Remarkably, Israeli officials have mostly declined to comment on the possible tensions with the US over China. Their attempt to assuage US concerns has been feeble at best, as it appears Israel’s strategy is to wait and hope that tensions between the US and China will blow over.

Israel walks a tightrope with the US over its relationship with China. Continued cooperation at current levels – with hints of further acceleration – threatens the country’s alliance with the United States and specifically with President Donald Trump’s administration, which has made Chinese influence a major political issue. And that is to say nothing about the White House’s concerns about sensitive technology in which the US has an interest being acquired by Beijing.

Cooperating with China is not in the same league as, for example, Israel’s engagement with apartheid South Africa to allow the latter to avoid international sanctions during the 1980s. For one thing, it isn’t as visibly and clearly abhorrent as cooperation with an international pariah, such as the old South Africa was. Rather, Israel’s insistence on deepening its relationship with China is in line with the country’s history of blithe disregard for caution and prudence.

Moreover, that Israel is willing to risk an open confrontation with the United States over China demonstrates the general feeling among Israeli lawmakers that the country is beyond scrutiny.

This article was provided to Asia Times by Syndication Bureau, which holds copyright.


Asia Times has relaunched on Download our brand new native App for a sweeping selection of geopolitical and business news from across Asia.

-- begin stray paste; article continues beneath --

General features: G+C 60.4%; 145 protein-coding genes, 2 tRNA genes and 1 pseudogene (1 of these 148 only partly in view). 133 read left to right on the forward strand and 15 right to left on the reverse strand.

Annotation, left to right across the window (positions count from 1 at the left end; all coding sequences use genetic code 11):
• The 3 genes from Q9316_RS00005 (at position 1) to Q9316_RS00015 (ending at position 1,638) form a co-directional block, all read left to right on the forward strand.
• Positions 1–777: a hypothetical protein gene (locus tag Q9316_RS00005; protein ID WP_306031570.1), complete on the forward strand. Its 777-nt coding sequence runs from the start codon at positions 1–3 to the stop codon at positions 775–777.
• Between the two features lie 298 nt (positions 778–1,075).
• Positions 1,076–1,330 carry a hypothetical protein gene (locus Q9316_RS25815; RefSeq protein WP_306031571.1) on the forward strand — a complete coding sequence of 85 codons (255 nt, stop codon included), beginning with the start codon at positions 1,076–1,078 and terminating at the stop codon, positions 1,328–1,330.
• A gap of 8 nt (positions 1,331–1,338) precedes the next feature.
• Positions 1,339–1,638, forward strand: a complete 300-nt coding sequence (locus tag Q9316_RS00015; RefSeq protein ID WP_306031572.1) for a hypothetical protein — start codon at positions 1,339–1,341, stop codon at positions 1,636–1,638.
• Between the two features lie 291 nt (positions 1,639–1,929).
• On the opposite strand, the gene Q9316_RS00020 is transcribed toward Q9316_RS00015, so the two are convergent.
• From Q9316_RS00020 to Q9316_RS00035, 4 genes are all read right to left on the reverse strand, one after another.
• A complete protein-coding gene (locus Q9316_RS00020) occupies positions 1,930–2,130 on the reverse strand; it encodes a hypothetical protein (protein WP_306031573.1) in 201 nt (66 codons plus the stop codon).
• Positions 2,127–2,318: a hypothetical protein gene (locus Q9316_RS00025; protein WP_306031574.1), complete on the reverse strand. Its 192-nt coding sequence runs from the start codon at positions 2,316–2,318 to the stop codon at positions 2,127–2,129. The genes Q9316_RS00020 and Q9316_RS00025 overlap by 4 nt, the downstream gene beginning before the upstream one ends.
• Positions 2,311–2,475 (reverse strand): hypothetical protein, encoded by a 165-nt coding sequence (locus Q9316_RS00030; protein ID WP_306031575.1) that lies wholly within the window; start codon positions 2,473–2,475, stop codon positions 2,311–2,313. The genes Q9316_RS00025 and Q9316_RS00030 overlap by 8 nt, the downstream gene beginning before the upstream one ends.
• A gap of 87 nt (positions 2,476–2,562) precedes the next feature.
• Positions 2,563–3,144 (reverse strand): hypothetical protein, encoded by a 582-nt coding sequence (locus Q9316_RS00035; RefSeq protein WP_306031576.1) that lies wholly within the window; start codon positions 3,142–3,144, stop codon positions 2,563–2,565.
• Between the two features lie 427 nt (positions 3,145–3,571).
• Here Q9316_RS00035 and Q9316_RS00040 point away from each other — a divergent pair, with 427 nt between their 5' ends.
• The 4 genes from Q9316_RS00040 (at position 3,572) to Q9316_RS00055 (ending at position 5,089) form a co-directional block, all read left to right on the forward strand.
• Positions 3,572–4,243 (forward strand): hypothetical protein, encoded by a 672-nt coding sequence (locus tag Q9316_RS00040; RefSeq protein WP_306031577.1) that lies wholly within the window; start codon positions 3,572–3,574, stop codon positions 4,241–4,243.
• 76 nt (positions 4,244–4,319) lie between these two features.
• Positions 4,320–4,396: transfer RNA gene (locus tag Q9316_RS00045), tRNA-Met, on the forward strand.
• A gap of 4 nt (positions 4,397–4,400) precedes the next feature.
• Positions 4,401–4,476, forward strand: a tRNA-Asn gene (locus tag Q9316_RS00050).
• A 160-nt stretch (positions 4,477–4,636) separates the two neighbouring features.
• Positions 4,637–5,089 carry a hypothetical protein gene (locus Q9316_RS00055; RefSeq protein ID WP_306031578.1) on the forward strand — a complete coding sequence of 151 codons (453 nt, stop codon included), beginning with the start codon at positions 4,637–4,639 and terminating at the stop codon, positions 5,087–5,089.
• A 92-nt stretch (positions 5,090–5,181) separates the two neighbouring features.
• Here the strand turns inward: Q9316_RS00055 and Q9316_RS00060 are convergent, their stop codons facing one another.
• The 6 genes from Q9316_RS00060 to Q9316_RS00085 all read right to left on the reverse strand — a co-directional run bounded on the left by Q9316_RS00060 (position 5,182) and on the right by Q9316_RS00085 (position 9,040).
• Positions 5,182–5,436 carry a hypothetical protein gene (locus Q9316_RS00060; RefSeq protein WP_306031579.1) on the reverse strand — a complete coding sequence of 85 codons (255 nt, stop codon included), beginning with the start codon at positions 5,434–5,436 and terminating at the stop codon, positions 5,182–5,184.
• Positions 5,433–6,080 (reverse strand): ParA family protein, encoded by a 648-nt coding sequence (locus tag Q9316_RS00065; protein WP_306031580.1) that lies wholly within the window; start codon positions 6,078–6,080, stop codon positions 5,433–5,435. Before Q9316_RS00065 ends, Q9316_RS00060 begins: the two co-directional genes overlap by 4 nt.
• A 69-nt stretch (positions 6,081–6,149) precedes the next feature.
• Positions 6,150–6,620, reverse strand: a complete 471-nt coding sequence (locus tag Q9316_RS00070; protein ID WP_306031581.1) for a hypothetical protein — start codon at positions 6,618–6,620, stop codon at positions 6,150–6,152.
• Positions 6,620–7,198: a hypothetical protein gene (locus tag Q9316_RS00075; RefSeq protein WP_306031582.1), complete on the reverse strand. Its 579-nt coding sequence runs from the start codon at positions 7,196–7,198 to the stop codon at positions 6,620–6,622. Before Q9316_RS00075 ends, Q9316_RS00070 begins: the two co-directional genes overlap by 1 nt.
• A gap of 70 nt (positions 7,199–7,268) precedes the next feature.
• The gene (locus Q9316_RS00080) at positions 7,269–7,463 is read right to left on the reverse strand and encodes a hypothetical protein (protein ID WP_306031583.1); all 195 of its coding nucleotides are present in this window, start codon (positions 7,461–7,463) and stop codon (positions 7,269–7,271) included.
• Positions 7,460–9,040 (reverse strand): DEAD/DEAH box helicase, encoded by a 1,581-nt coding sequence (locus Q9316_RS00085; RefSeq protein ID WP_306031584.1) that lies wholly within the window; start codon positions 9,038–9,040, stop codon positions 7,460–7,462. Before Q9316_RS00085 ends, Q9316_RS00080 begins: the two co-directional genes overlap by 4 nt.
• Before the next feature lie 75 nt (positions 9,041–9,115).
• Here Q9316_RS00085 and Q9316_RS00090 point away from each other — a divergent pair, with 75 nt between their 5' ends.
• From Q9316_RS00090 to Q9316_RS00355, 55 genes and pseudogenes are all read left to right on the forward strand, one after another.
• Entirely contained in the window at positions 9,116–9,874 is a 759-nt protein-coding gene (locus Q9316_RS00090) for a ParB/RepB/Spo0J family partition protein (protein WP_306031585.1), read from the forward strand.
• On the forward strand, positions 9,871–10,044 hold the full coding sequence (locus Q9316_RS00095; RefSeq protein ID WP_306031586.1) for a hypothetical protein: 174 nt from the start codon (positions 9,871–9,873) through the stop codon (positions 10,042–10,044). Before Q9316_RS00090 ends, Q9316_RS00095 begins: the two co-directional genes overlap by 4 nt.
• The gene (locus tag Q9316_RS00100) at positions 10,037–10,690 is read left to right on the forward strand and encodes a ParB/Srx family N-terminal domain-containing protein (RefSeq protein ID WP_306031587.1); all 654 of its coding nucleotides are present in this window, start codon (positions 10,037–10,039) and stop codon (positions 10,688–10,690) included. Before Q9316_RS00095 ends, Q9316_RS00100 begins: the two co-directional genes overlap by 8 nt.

Join the Conversation


  1. Hello there! Do you know if they make any
    plugins to assist with Search Engine Optimization? I’m trying
    to get my blog to rank for some targeted
    keywords but I’m not seeing very good success. If you know of any please share.

    Appreciate it!

  2. I have to thank you for the efforts you’ve put in penning this
    website. I’m hoping to see the same high-grade blog
    posts from you in the future as well. In truth, your creative writing abilities has
    inspired me to get my very own site now 😉

  3. Hello I am so glad I found your web site, I really found you
    by accident, while I was researching on Digg for something else, Anyhow I am here now and would just like
    to say many thanks for a remarkable post and a all round enjoyable blog (I also
    love the theme/design), I don’t have time to look over it all
    at the moment but I have bookmarked it and also included your RSS feeds, so when I have time
    I will be back to read a great deal more, Please do keep
    up the awesome job.

  4. You really make it seem so easy with your presentation but I find this
    topic to be actually something which I think I would
    never understand. It seems too complicated and very broad for me.

    I’m looking forward for your next post, I will try to get the hang of it!

  5. I will right away grab your rss as I can’t find your e-mail subscription hyperlink or newsletter service.
    Do you’ve any? Kindly permit me realize in order that I may subscribe.

  6. Great work! This is the type of info that should be shared around the internet. Shame on the search engines for not positioning this post higher! Come on over and visit my web site . Thanks =)

  7. Aw, this was a very nice post. Finding the time and actual effort
    to make a really good article… but what can I say… I hesitate a whole lot
    and don’t seem to get nearly anything done.

  8. excellent points altogether, you just received a brand
    new reader. What could you recommend about your publish that
    you simply made a few days ago? Any certain?

  9. Excellent web site you’ve got here.. It’s difficult to find
    quality writing like yours nowadays. I seriously appreciate
    people like you! Take care!!

Leave a comment